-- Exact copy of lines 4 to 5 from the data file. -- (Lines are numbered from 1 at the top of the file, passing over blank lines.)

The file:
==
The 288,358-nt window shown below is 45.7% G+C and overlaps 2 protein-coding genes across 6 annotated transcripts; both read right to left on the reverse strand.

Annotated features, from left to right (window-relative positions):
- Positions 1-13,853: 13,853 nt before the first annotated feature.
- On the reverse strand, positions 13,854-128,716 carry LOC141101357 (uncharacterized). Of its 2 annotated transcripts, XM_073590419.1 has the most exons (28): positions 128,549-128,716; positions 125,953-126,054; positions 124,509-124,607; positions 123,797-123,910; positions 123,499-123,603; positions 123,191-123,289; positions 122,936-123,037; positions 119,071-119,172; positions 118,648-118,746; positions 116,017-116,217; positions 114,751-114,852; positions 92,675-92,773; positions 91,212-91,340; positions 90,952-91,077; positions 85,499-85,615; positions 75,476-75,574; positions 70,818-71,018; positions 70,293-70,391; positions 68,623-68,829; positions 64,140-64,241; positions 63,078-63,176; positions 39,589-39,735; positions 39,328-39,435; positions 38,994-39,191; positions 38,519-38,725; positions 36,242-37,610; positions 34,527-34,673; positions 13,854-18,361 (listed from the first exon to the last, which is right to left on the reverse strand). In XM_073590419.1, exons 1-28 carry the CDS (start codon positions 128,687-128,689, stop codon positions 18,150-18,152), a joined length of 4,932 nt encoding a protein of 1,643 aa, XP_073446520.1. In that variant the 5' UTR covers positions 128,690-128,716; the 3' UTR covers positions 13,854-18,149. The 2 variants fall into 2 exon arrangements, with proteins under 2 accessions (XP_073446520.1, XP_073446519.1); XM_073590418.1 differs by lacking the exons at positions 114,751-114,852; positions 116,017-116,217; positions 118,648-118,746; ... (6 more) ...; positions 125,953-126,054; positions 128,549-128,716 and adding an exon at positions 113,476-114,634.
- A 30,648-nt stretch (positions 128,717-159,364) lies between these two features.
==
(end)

- On the reverse strand, positions 13,854-128,716 carry LOC141101357 (uncharacterized). Of its 2 annotated transcripts, XM_073590419.1 has the most exons (28): positions 128,549-128,716; positions 125,953-126,054; positions 124,509-124,607; positions 123,797-123,910; positions 123,499-123,603; positions 123,191-123,289; positions 122,936-123,037; positions 119,071-119,172; positions 118,648-118,746; positions 116,017-116,217; positions 114,751-114,852; positions 92,675-92,773; positions 91,212-91,340; positions 90,952-91,077; positions 85,499-85,615; positions 75,476-75,574; positions 70,818-71,018; positions 70,293-70,391; positions 68,623-68,829; positions 64,140-64,241; positions 63,078-63,176; positions 39,589-39,735; positions 39,328-39,435; positions 38,994-39,191; positions 38,519-38,725; positions 36,242-37,610; positions 34,527-34,673; positions 13,854-18,361 (listed from the first exon to the last, which is right to left on the reverse strand). In XM_073590419.1, exons 1-28 carry the CDS (start codon positions 128,687-128,689, stop codon positions 18,150-18,152), a joined length of 4,932 nt encoding a protein of 1,643 aa, XP_073446520.1. In that variant the 5' UTR covers positions 128,690-128,716; the 3' UTR covers positions 13,854-18,149. The 2 variants fall into 2 exon arrangements, with proteins under 2 accessions (XP_073446520.1, XP_073446519.1); XM_073590418.1 differs by lacking the exons at positions 114,751-114,852; positions 116,017-116,217; positions 118,648-118,746; ... (6 more) ...; positions 125,953-126,054; positions 128,549-128,716 and adding an exon at positions 113,476-114,634.
- A 30,648-nt stretch (positions 128,717-159,364) lies between these two features.